Martin Hruška, originally from Karlovy Vary, Czech Republic is showing a collection of his marine life photographs. 'Underwater photography is the only way that a diver can share his experiences under the surface with others. These pictures were taken at different coral reefs in the Caribbean Sea. Schools of fish, Turtles, Stingrays, Angelfish are only small part of this colourful underwater world'. Martin has been photographing wildlife and landscapes since 2005.
Lucie Jestrabikova's photographs have been created by using her body to create fascinating abstract compositions. Digital techniques in photoshop have allowed her to combine two of her artistic skills: 'My photography is more like painting than photography. Like a painter I use the movement of my body to make strokes and create the pictures. Then in post-production I have created the final compositions'. Lucie studied New Media at the Institute of Art, University of West Bohemia in Pilsen. She works with a variety of media including photography, video, performance, painting and drawing.
Reka Koti explores the creative boundaries of Lomography (an analogue technique, inspired by the effects of the Lomo Kompakt Automat camera). Her series 'Driftwoods' shows influences from fashion photography and figurative painting. Her work has featured in American Iconology and at the Pecha Kucha exhibition, Ludwig Museum of Contemporary Art, Budapest.
Slovakian artist, Veronika Otepková proves that digital photography can be both innovative and classically beautiful. She draws most of her inspiration from historical events and poetry. Despite her traditional inclinations she is undaunted by the possibilities of digital manipulation. Her use of textures and tone mapping creates an oil paint surface on which she composes her images.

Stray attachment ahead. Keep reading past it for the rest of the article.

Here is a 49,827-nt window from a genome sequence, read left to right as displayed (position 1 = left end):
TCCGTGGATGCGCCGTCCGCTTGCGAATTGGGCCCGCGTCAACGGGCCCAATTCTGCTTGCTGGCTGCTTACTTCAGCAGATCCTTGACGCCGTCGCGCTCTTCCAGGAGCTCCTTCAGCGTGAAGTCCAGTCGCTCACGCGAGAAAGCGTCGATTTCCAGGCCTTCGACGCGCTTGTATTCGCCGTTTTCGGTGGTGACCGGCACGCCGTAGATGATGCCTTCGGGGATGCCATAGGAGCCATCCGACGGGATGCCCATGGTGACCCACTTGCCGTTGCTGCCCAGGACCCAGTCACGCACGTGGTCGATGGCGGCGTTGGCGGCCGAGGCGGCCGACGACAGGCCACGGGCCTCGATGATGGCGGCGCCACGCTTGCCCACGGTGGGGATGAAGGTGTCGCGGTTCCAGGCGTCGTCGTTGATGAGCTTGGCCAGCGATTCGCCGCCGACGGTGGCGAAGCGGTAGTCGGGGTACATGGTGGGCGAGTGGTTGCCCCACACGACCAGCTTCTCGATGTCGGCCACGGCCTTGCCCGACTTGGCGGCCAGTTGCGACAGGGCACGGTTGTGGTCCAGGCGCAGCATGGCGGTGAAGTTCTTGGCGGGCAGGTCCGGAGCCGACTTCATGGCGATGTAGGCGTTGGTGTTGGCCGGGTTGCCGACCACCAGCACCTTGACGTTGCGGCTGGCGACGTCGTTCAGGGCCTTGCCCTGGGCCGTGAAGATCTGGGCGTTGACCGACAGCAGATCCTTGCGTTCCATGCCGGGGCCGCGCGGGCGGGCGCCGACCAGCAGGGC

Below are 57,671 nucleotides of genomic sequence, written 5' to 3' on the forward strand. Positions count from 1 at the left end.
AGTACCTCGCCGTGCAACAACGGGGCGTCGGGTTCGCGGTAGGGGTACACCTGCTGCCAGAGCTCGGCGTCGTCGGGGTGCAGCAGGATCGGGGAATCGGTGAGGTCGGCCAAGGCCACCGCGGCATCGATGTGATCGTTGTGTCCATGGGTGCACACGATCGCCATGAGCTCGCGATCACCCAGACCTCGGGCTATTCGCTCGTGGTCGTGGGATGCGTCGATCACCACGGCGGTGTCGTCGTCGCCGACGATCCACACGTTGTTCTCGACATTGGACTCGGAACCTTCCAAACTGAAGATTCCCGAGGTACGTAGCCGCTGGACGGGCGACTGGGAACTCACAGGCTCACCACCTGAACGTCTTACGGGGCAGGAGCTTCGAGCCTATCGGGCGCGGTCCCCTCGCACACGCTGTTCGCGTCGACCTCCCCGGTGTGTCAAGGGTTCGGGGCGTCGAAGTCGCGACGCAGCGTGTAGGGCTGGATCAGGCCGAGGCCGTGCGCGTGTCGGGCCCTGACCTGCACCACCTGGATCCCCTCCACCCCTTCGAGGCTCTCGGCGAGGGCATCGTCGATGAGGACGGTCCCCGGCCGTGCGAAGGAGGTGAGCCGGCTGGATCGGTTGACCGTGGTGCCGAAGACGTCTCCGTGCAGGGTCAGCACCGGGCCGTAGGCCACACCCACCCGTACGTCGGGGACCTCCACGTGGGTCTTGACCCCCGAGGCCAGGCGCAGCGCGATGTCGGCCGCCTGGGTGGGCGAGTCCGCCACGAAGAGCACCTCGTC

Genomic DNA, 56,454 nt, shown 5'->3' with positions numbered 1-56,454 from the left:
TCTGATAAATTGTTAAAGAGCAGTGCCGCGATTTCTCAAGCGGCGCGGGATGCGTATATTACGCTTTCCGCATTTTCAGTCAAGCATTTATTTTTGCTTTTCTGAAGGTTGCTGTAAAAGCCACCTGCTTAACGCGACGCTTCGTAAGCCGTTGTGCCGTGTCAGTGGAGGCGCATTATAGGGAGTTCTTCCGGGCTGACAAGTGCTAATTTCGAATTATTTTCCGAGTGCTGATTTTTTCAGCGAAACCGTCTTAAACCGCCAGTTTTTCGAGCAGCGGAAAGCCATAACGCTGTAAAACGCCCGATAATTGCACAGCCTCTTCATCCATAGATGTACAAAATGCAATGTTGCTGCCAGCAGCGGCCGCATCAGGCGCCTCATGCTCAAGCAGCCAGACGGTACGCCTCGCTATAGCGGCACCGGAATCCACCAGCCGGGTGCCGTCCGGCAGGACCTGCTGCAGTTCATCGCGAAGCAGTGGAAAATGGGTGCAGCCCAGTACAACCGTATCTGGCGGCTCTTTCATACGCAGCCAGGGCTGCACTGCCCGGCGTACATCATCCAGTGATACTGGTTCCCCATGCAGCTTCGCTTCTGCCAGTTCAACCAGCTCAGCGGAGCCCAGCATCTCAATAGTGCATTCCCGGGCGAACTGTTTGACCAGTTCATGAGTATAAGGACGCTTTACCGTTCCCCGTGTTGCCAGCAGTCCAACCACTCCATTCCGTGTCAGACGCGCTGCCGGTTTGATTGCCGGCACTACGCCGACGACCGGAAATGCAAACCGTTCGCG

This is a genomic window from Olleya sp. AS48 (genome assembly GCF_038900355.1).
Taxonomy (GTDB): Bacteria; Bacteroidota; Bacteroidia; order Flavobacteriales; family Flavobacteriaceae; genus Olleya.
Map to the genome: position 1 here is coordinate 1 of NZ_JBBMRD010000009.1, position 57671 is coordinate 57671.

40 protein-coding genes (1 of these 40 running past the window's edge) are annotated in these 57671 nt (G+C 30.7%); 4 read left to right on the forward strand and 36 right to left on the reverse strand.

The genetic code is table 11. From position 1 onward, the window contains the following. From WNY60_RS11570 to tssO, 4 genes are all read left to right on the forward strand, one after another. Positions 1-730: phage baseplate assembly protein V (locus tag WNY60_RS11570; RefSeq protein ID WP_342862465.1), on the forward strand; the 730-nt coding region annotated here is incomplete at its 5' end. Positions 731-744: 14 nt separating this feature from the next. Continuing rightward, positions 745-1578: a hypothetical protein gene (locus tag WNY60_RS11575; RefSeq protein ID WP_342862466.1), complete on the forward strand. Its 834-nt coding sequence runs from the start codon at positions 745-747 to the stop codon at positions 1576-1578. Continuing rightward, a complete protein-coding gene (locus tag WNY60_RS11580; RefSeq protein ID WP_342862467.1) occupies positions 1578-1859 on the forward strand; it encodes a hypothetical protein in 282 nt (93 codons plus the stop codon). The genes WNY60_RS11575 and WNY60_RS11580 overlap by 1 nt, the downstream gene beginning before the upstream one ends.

Despite the wealth of digital mastery on display there is also some refined traditional techniques on offer, including work by Polish photographer Przemysław Kuciński. He uses a 19th century handmade technique called gum print to create black and white nude images. By using a combination of chemicals a gum, paint-like surface is produced. The original images were developed on canvas. “All That I Love is not only a title of the series, it also refers to the whole process of producing the work.”
Pawel Piotrowski's digital series The Absolute Brightness was developed over a three year period. The photographs represent an epic perspective of art, philosophy, psychology and religion. 'The main inspiration for me was the natural processes and spirituality at every level of existence. Only after some time I realised how much I was consumed by the work. I realised how deeply it reflects my inner state.'
Karel Vojkovský specialises in studio based nude photography. Originally from Frýdek-Místek in the Czech Republic, he has worked for the last 10 years as a professional photographer in Prague. His intent to study the 'dynamic extent of the human body' has pushed his models to the limits. 'I see the human body as a machine enabling me to consider forms from a different point of view, not looking for sexuality and desire rather perceiving them as a tool of my creativity. I know that everybody is unique. I'm fascinated by human movement and the grace of shapes.' Karel has exhibited throughout Europe in Croatia, Poland, Austria and the Czech Republic and has recently received the gold award at the 7th International Salon photography competition in the Ukraine.
Miroslav Zselinsky’s series In Bloom, depicts a kaleidoscopic world of dead, withered flowers. 'The appearing forms encourage the viewer to make associations. On the other hand, the pictures were inspired by flowers, which used to be vivid, but later withered and are reborn as new, organic forms.' Practicing as a photographer and graphic designer, Miroslav, originally from Slovakia, is now based in Budapest. His work has been shown at several solo and group exhibitions in Hungary, Slovakia, Italy and Belgium. He is a member of the Studio of Young Photographers.
Maria Loades, Edward Loades
Vertus, Antyramy.eu, Loades EcoPark, Szymon Gostyński Law Firm, Reklamex,
The Royal Photographic Society, Polish Cultural Institute, Czech Centre, Embassy of Slovak Republic in London, Balassi Institute- Hungarian Cultural Centre, Sotheby’s Institute of Art, Cracow School of Art and Fashion Design.
GUP, Silvershotz, Flash Art, Aesthetica, Image in Progress, F-Stop Magazine, DE Magazine, ePhotoZine, Camera Obscura, Art Guide East.